Alton used an electric griddle to cook his English muffins. We do not have an electric griddle per se, but we do have a Panini press that has smooth plates. You want your cooking surface to heat to 300 degrees (an infrared thermometer is helpful for checking this, especially if you don’t have a griddle).

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Griddle, preheated to 300 degrees.

Now, you will need some metal rings to serve as molds for your English muffins, and Alton used four tuna cans from which he had removed the tops and bottoms. I, however, discovered that tuna cans no longer seem to have removable bottoms; unfortunately, I did not come to this realization until I had purchased and opened four cans of tuna. Oops! I wound up purchasing a set of four rings on Amazon, which were not expensive. Once your cooking surface has sufficiently preheated, place your rings on the griddle, spraying them lightly with non-stick spray.

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Rings placed on preheated grill and sprayed with non-stick spray.

Using a #20 scoop, place two scoops of dough into each ring. I used a ladle that was approximately 1/4 C in size.

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English muffin batter added to rings.

Place a sheet pan on top of the rings and let the muffins cook for five minutes.

Using tongs, flip the rings, place the sheet pan on top again, and let the muffins cook on their second sides for five more minutes.

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Flipped muffins after five minutes.

Transfer the muffins to a wire rack to cool.

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Finished English muffins, cooling on wire rack.

I was pretty happy with how my English muffins turned out, as they at least looked like English muffins this time around. They had the “nooks and crannies” in them that really make an English muffin an English muffin, along with a slightly yeasty flavor.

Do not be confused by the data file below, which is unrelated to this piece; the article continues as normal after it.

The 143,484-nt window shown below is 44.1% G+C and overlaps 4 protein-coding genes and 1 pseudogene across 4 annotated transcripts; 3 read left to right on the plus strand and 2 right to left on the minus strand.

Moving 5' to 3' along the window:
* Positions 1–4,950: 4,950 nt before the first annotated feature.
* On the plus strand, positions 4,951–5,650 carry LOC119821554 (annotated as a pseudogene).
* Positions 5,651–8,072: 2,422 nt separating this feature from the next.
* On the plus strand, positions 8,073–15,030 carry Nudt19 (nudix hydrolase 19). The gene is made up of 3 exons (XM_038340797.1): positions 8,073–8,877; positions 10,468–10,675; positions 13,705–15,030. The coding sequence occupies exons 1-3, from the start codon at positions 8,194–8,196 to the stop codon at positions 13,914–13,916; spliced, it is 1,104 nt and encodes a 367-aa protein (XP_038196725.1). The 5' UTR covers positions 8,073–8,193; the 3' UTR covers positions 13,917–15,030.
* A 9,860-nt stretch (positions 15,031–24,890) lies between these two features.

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English muffin, toasted and buttered.

They toasted up nicely, and were a perfect breakfast with a pat of butter. Next time around, I will have to plan ahead and use the muffins to make eggs Benedict. Alton’s recipe shows that English muffins are surprisingly easy to make, and they’re pretty tasty too.IMG_4683

I was super stoked to prepare the recipes in the 30th episode of Good Eats. Why, you ask? Though I do love quiche and flan as much as the next girl, I was most excited to make these recipes because I got to use our brand new range for the first time. When we moved into our house, we were greeted with the original, 25-year-old, drop-in Tappan range (I had never even heard of the brand before!). I cook often enough that a range with roll-over numbers (stuck permanently at 4:44), a broken burner, and an oven door that would not shut just was not going to cut it.

The old range. You can't tell in this photo, but the oven light is permanently on since the door won't shut.

The old range. You can’t tell in this photo, but the oven light is permanently on since the door won’t shut.

Old range with a broken front burner.

Old range with a broken front burner.

Ta-da! Enter our new smooth top Samsung electric range.

Isn't she pretty?

Isn’t she pretty?

We considered putting in gas, but the venting, etc. just wasn’t going to be feasible, and we would have lost cabinet space. So far, we are loving our range!

Refrigerator Pie

The very first thing I cooked in our new oven was Alton’s recipe for Refrigerator Pie, AKA quiche. I had my share of quiche growing up, as it was something my mom made on a fairly regular basis. Alton’s version is particularly easy, in that it uses a frozen crust.

Ingredients:  frozen pie crust, spinach, cream, eggs, cheddar, cubed ham, Kosher salt, nutmeg.

Ingredients: frozen pie crust, spinach, cream, eggs, cheddar, cubed ham, Kosher salt, nutmeg.

To start the recipe, you whisk a cup of cream with two eggs (this is called “Royale”) and you place your frozen crust on a baking sheet (to avoid any spills in the oven).

The Royale.

The Royale.

You sprinkle your choice of toppings over the crust, mixing them with your hands; I opted for spinach, shredded cheddar, and cubed ham since that is what Alton did in the episode.